How Mire bowled Whatmore

Zimbabwe cricketer Solomon Mire (left) celebrates after the dismissal of Bangladesh’s Shakib Al Hasan as batsman Mohammad Mahmudullah looks on during the fourth one-day international (ODI) match between Bangladesh and Zimbabwe at the Sher-e Bangla National Stadium in Dhaka in November. — Photo: MUNIR UZ ZAMAN/AFP/Getty Images)

Zimbabwe cricketer Solomon Mire (left) celebrates after the dismissal of Bangladesh’s Shakib Al Hasan as batsman Mohammad Mahmudullah looks on during the fourth one-day international (ODI) match between Bangladesh and Zimbabwe at the Sher-e Bangla National Stadium in Dhaka in November. — Photo: MUNIR UZ ZAMAN/AFP/Getty Images)

Eddie Chikamhi Sports Reporter
NEW Zimbabwe cricket team coach Dav Whatmore says he was charmed by the first impressions he got from Solomon Mire even before the all-rounder had done anything with the ball and bat.

Mire made the final World Cup team short-list largely due to his performances during Zimbabwe’s last tour to Bangladesh towards the end of last year.

The Australia-based all-rounder made his debut on the tour and scored two fifties in five matches to stand out as a glimmer of hope when most of the touring players struggled under the difficult sub-continent conditions.

Whatmore was in the commentary box with former Zimbabwe players Alistair Campbell and Edward Rainsford when Mire rallied out to make his first international appearance for his country in Chittagong.

The Australian coach claims he saw the potential just by looking at the way Mire confidently walked down the pitch and, with that body language, Whatmore was convinced the 25-year-old knows his stuff well.

“Solomon Mire impressed me right from the beginning. The first time he impressed me was the way he moved across the turf.

“He set the game with the impression he was very comfortable in the ground and the way he moved across the turf I thought this guy is a pretty decent player without having seen anything else.

“Then I asked Alistair and I asked Eddy ‘who is this guy?’ and they said ‘look, he can bowl a bit, too, and he can hit the ball’.

“And sure enough, he had more of an opportunity to perform and he got a couple of fifties. His bowling was okay, he can improve on that and he just looks superb,” said Whatmore.

Mire, who is also a right-arm medium-pacer, has remarkably transformed his game since his move to play in Australia.

His performances in Bangladesh have placed him in line for selection for the World Cup.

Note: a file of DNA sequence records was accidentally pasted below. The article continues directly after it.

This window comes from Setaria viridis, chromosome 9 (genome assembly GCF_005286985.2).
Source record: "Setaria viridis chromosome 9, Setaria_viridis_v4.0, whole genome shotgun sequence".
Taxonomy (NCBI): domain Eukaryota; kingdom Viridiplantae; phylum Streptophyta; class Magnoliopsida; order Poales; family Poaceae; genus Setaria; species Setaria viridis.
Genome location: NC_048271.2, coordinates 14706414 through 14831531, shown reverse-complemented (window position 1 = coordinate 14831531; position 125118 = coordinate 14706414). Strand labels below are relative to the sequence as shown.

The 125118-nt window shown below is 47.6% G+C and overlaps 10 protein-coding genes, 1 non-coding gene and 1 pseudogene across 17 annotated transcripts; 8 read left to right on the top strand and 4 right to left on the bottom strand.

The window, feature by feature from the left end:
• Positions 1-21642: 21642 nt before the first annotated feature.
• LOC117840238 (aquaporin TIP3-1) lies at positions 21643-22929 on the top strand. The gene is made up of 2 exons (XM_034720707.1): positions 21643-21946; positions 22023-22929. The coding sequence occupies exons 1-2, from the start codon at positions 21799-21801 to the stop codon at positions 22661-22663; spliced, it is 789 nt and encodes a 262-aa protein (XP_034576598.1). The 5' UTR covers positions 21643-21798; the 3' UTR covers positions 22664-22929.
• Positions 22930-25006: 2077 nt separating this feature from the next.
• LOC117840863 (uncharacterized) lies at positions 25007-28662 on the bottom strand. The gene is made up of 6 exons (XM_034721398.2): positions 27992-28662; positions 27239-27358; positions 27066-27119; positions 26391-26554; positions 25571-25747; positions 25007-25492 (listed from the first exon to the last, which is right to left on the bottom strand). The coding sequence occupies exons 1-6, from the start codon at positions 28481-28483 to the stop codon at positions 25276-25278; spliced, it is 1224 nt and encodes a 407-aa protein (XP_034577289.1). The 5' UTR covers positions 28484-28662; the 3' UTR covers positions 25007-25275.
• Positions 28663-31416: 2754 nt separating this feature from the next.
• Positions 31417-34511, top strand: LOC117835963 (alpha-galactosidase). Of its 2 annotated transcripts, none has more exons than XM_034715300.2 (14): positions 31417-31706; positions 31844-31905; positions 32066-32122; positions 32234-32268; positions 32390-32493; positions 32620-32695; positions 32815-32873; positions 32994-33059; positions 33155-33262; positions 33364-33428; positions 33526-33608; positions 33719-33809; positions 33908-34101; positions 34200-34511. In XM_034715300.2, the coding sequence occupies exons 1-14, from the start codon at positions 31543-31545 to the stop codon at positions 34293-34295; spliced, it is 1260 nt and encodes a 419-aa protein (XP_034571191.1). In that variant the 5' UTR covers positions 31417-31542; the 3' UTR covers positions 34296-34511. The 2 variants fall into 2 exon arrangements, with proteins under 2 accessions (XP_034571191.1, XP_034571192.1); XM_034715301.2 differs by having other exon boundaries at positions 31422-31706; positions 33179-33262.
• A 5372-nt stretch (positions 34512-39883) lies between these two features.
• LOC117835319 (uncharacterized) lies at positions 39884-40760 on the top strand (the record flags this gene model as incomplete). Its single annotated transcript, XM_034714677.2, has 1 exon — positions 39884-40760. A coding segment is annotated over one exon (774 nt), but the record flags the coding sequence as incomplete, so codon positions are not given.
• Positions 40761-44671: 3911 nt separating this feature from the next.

The all-rounder drew the attention of the selectors when he plundered a tournament record 260 runs from 157 balls, while playing for Waratahs in the one-day Darwin and District Cricket Competition in Australia.

He also struck 185 later in the season and was signed by Melbourne Renegades for the Big Bash as a community rookie.

As a result, Mire’s inclusion in the World Cup squad has been received by many Zimbabweans who also hope that he will use his experience playing Down Under to the benefit of the team when the tournament gets underway in Australia and New Zealand next month.

Apart from the inclusion of Mire, the team has also been hailed for its balance, with names such as Hamilton Makasakadza, Sean Williams, Brendan Taylor, Sikandar Raza Butt, Chamu Chibhabha, Tinashe Panyangara and Prosper Utseya.

While not underestimating the task on his hands, Whatmore said they needed to cultivate a winning mentality among the players if they hoped to do well at the World Cup.

Zimbabwe are in Group B alongside South Africa, West Indies, Pakistan, Ireland, United Arab Emirates, and defending champions India.

“The objective is to be really competitive against stiff opposition, teams that are ranked above us and most of the teams are.

“So, the objective is to be in a position to win a game.

“Too often the result is known a bit too early in the match and so we have to stay in the game as long as possible. If that’s the case, then we can win some,” said Whatmore.

However, there have been concerns over Zimbabwe’s preparations.

The team last played in Bangladesh in December and they are now hoping for an early departure to Australia where they expect to play more practice matches besides the two against New Zealand and Sri Lanka arranged by the ICC.

Convener of selectors Givemore Makoni remains confident of a positive outing.

“The beauty about this World Cup is that we are not only playing three games, but six games which is good enough games for any side to pick during the competition and progress.

“The team is going earlier to Australia. That will help obviously in acclimatising and also they are playing three practice games there.

“That’s going to be part of the preparation for them to be ready for the competition. So, the two weeks they are going early there are not really enough, but should be okay for the guys to make sure that they are ready for their first game,” said Makoni.

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